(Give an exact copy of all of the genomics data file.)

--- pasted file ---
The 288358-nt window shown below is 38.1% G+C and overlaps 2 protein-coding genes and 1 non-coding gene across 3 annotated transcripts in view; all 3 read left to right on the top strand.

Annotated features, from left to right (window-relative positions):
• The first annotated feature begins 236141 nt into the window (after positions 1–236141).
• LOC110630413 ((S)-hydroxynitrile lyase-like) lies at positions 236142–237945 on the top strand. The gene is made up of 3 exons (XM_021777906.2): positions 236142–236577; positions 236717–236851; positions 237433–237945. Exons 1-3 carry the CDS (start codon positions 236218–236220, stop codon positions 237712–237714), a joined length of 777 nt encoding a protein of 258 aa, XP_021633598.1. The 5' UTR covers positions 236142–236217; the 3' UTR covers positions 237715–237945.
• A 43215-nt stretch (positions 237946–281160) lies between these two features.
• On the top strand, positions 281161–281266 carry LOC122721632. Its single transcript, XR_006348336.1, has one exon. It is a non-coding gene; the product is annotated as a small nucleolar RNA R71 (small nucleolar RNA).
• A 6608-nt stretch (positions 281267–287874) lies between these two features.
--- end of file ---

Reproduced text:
The 288358-nt window shown below is 38.1% G+C and overlaps 2 protein-coding genes and 1 non-coding gene across 3 annotated transcripts in view; all 3 read left to right on the top strand.

Annotated features, from left to right (window-relative positions):
• The first annotated feature begins 236141 nt into the window (after positions 1–236141).
• LOC110630413 ((S)-hydroxynitrile lyase-like) lies at positions 236142–237945 on the top strand. The gene is made up of 3 exons (XM_021777906.2): positions 236142–236577; positions 236717–236851; positions 237433–237945. Exons 1-3 carry the CDS (start codon positions 236218–236220, stop codon positions 237712–237714), a joined length of 777 nt encoding a protein of 258 aa, XP_021633598.1. The 5' UTR covers positions 236142–236217; the 3' UTR covers positions 237715–237945.
• A 43215-nt stretch (positions 237946–281160) lies between these two features.
• On the top strand, positions 281161–281266 carry LOC122721632. Its single transcript, XR_006348336.1, has one exon. It is a non-coding gene; the product is annotated as a small nucleolar RNA R71 (small nucleolar RNA).
• A 6608-nt stretch (positions 281267–287874) lies between these two features.